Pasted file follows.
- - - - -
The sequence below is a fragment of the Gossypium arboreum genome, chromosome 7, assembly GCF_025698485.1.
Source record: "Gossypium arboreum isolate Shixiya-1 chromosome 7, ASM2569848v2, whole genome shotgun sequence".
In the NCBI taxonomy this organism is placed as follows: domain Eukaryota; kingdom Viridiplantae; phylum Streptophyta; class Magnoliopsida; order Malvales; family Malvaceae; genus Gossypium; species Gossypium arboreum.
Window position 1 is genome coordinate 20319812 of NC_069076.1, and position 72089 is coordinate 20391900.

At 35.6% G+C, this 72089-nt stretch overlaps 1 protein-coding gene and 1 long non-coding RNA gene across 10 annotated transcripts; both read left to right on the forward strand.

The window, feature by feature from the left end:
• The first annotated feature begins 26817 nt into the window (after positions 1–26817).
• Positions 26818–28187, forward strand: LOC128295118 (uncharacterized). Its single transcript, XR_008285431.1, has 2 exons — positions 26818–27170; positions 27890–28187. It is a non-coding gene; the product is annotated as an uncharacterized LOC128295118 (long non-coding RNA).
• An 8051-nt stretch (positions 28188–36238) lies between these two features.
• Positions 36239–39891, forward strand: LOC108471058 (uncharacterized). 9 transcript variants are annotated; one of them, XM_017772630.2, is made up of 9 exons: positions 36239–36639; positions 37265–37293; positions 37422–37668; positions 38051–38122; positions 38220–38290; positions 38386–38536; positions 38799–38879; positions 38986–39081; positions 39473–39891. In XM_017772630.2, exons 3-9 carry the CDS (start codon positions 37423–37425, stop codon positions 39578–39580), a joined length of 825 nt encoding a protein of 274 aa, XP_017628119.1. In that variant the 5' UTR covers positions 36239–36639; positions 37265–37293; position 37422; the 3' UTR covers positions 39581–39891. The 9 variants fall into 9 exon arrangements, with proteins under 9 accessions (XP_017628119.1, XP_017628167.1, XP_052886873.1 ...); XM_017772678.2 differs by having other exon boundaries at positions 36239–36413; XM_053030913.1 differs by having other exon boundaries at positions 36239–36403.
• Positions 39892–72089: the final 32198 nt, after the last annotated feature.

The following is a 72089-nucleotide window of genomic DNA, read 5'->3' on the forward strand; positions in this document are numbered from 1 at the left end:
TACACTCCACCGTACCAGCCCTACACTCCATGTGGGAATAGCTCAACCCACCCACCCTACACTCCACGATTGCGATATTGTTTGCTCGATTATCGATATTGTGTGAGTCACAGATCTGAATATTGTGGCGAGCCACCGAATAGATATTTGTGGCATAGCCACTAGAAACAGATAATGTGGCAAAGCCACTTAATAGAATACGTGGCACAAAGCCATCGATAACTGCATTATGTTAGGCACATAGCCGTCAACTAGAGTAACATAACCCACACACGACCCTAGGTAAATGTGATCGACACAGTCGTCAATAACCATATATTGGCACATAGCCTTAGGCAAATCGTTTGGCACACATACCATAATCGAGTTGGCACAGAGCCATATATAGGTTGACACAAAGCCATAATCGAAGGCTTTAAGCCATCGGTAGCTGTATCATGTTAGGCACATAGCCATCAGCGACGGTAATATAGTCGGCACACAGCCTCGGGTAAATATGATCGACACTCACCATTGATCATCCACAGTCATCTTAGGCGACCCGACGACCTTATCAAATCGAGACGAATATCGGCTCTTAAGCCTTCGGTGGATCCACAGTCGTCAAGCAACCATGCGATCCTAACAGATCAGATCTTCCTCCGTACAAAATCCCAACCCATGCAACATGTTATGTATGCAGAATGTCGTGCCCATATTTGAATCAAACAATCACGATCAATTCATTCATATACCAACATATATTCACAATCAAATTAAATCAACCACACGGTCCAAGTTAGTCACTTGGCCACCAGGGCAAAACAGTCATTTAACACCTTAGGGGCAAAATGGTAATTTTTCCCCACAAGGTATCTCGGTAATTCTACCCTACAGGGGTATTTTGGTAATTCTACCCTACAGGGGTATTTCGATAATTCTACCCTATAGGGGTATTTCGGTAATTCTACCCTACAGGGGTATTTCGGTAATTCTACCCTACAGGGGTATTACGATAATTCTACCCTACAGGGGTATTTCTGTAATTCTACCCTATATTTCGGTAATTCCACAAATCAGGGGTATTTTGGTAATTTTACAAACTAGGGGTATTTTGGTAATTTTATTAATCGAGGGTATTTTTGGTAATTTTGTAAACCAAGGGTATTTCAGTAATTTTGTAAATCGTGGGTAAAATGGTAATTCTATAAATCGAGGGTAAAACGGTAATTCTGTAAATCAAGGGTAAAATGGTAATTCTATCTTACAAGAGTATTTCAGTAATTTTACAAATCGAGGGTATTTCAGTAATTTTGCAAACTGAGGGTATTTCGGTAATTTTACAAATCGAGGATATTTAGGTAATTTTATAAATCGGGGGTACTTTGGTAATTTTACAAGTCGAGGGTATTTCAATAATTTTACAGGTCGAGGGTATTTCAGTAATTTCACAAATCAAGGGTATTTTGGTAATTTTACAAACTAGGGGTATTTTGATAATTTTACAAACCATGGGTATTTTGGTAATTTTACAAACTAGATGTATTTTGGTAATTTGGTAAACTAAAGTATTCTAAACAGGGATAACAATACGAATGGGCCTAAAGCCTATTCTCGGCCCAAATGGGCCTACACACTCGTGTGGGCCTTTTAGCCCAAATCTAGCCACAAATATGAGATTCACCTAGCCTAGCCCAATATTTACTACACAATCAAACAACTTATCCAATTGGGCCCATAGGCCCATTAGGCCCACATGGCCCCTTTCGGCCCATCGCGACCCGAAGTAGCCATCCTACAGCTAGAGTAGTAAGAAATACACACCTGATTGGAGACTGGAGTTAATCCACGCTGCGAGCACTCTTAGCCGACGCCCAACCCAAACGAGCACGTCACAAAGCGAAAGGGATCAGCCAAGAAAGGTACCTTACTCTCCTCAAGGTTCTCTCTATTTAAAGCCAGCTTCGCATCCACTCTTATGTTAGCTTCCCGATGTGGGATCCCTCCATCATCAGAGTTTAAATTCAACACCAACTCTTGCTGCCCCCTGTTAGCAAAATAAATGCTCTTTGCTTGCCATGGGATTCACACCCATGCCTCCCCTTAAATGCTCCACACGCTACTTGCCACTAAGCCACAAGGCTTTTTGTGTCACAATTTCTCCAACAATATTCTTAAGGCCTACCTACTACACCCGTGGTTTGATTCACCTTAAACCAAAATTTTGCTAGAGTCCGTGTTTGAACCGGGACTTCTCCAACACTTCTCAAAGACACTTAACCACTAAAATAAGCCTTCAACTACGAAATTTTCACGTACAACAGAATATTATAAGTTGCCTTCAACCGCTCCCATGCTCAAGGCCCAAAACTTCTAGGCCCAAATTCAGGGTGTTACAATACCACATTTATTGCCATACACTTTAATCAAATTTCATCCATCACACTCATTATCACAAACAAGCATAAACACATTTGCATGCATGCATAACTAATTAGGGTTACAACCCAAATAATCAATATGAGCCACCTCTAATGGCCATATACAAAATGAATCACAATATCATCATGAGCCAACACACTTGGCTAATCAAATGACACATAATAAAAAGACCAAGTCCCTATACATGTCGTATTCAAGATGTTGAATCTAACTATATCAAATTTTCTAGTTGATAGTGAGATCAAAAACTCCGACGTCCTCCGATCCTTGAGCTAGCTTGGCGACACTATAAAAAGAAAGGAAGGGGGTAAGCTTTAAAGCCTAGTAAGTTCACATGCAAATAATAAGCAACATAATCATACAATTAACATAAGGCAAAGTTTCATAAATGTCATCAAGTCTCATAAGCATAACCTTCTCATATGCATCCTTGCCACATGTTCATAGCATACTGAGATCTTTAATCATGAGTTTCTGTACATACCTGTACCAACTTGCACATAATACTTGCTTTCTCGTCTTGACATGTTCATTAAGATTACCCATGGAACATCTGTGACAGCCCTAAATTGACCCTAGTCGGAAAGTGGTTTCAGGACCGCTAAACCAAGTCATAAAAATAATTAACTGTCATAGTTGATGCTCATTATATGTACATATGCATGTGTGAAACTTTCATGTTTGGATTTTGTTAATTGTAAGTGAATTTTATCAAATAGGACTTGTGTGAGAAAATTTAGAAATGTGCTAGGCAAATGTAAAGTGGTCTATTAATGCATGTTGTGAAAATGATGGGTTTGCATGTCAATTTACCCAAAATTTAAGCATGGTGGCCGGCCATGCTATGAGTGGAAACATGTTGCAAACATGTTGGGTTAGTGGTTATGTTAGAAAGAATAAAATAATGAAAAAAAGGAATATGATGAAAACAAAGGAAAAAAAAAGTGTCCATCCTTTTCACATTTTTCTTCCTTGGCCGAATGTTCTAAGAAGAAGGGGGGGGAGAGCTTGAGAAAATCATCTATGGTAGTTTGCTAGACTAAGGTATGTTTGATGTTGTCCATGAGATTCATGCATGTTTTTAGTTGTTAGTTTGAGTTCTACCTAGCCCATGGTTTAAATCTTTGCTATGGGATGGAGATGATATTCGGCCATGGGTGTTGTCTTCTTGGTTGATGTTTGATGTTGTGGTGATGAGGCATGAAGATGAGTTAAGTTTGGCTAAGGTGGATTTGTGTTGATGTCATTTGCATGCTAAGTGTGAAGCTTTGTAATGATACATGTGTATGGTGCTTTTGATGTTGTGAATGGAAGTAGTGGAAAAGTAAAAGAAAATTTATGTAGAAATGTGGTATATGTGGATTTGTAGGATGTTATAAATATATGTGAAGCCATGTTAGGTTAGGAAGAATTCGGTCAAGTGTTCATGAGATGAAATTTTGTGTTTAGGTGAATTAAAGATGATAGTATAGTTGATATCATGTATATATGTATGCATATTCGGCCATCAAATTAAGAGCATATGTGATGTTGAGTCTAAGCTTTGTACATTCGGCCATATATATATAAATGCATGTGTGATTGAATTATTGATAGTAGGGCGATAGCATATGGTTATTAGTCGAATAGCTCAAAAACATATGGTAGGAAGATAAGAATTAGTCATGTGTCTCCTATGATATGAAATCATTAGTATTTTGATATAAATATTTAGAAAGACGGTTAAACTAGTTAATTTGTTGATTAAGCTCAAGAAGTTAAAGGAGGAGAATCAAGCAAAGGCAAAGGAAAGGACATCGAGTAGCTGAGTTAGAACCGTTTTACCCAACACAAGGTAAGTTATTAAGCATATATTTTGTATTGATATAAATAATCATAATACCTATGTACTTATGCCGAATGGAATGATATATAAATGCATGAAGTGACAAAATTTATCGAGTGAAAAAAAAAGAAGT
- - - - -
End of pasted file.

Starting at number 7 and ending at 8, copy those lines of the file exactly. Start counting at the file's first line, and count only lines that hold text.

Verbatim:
• The first annotated feature begins 26817 nt into the window (after positions 1–26817).
• Positions 26818–28187, forward strand: LOC128295118 (uncharacterized). Its single transcript, XR_008285431.1, has 2 exons — positions 26818–27170; positions 27890–28187. It is a non-coding gene; the product is annotated as an uncharacterized LOC128295118 (long non-coding RNA).